We're back to continue talking about Reversi performance ideas, in this post's case: Move tree search algorithms.
Finding the Best Moves
The idea of all this thinking ahead is for the AI to determine what it thinks is the best move to make. All of the algorithms mentioned in this section are equivalent in that they will return the same move, but some are generally more efficient than others. If you're willing to (potentially) sacrifice accuracy for a significant speed gain, take a look at multi-prob cut... just make sure your evaluation function is good, or you will be skipping good moves for potentially bad ones, since this algorithm doesn't do exhaustive evaluation.
There are many algorithms for searching for the best move, but I am only going to cover the more basic ones. If you're interested in more and better algorithms, look up things like NegaScout, MTD(f), and/or SSS*, all of which should work at least as well as the best listed here.
Before we start, there is a basic concept to understand in order for this section to make sense: Reversi is a zero-sum game - basically, what's good for one player is equally bad for the other and vice-versa. This fact can be exploited for significant gain.
This is the basic search algorithm used by AI in a two person zero-sum game like Reversi.
If it's thinking more than 1 ply ahead, the AI will need to consider what the opponent will do. Since it's not really possible to know what move the opponent will make, the safest (most conservative) idea is to assume the opponent will make the best possible move (as far as the AI is able to determine it). Because Reversi is a zero-sum game, a simplification of this is to alternate between looking for the move with the maximum score (when it's the AI's turn) and the minimum score (when it's the opponent's turn). When this is done properly, it guarantees that the best possible move is chosen (assuming the game is evaluated to the end by the AI - otherwise it's just the best possible move as the AI sees it). By assuming the best possible opponent, it won't be caught by a surprise move.
With minimax, every move position is evaluated... the algorithm itself is not necessarily any faster than any other exhaustive algorithm you might chose. Alpha-Beta (A/B) pruning changes that by eliminating (pruning) certain parts of the move tree. Understanding how this works requires a solid grasp of minimax, so make sure that makes sense to you before going forwards.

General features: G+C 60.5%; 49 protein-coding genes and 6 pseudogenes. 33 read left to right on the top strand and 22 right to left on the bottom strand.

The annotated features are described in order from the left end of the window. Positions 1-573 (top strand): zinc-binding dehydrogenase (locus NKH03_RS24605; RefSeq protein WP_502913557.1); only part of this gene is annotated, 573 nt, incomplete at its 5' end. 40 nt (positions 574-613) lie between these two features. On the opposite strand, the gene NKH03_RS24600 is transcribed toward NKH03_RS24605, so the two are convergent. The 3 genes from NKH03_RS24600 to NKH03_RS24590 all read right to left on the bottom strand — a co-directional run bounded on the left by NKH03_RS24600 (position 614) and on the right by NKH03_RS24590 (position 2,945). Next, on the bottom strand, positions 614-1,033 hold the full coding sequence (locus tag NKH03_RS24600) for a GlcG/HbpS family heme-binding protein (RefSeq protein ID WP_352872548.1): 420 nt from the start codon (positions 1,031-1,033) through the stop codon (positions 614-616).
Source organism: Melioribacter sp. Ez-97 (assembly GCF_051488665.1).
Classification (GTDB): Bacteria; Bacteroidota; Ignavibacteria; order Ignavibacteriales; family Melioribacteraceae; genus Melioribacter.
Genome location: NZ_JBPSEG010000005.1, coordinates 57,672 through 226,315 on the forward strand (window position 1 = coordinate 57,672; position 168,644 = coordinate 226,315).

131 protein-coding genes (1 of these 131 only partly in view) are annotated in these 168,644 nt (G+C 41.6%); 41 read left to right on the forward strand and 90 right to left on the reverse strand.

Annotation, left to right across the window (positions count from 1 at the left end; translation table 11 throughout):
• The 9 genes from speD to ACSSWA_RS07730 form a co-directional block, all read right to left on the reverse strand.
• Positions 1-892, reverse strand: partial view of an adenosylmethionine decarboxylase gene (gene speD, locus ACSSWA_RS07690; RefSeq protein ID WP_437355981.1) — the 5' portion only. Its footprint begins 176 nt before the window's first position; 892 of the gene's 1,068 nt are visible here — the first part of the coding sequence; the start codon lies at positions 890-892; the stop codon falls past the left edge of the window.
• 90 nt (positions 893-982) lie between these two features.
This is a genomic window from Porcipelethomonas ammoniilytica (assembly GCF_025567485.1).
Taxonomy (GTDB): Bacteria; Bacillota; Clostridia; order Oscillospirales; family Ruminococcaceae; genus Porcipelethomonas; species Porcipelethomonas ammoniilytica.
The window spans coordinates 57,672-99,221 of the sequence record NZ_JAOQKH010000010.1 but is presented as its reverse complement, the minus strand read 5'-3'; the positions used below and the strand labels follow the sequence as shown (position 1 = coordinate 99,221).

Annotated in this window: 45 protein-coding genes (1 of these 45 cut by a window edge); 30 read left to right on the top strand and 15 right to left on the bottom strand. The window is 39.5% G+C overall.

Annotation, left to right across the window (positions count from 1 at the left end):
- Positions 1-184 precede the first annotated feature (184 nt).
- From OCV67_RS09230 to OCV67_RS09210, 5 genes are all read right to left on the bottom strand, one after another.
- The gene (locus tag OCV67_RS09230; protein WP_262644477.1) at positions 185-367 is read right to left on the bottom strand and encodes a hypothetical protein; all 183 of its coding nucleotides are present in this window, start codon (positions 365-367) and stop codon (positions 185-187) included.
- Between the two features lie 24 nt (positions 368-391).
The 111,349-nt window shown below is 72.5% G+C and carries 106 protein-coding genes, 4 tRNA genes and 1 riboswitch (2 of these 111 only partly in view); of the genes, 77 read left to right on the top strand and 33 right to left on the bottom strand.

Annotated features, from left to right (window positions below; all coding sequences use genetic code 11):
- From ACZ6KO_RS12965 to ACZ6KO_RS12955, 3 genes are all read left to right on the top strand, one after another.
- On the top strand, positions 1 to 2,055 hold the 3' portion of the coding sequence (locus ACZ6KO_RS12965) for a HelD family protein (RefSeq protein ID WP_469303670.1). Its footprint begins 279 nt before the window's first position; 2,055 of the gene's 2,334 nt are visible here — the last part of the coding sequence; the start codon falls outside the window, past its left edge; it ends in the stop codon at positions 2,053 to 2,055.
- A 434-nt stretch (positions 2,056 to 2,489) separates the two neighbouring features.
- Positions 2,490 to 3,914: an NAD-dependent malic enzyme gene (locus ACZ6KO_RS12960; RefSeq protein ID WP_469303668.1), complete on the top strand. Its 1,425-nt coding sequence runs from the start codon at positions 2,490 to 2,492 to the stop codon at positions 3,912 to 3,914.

The general idea behind A/B pruning is to take advantage of the knowledge that you're going to alternate between minimizing and maximizing the move scores used. Wikipedia has a good article explaining A/B pruning, including an animated illustration that is very helpful. I recommend studying this if you're having a hard time with understanding A/B pruning.
I'll try an example of how it works: Let's say you're at a point where the opponent is moving at depth 2, so you're looking for the move with the lowest score. You check the entire tree for the first move at depth 2 and get the value 3 and start looking at the 2nd move at depth 2. As you look at the resulting available moves at depth 3, you evaluate the first move and get the score 4. Since you're trying to maximize the value at depth 3, the final result from all of the moves in this tree must be at least the score of the first move, 4. If you look back at depth 2 (where we're minimizing), the first move was a 3. Since depth 2 is minimizing, 3 is less than 4, and the second move at depth 3 must be at least 4 (since depth 3 is maximizing), the this 2nd move at depth 2 will not be taken because the first move would be taken instead. The rules of A/B pruning take advantage of this bit of logic and allow the evaluation to skip the rest of the 2nd move's tree. This can cut out a significant amount of evaluation (greater the deeper you'd be going) without missing any moves.
Now that the big performance changes are out of the way, it's time for another break. Next time I'll give examples of small-scale optimizations.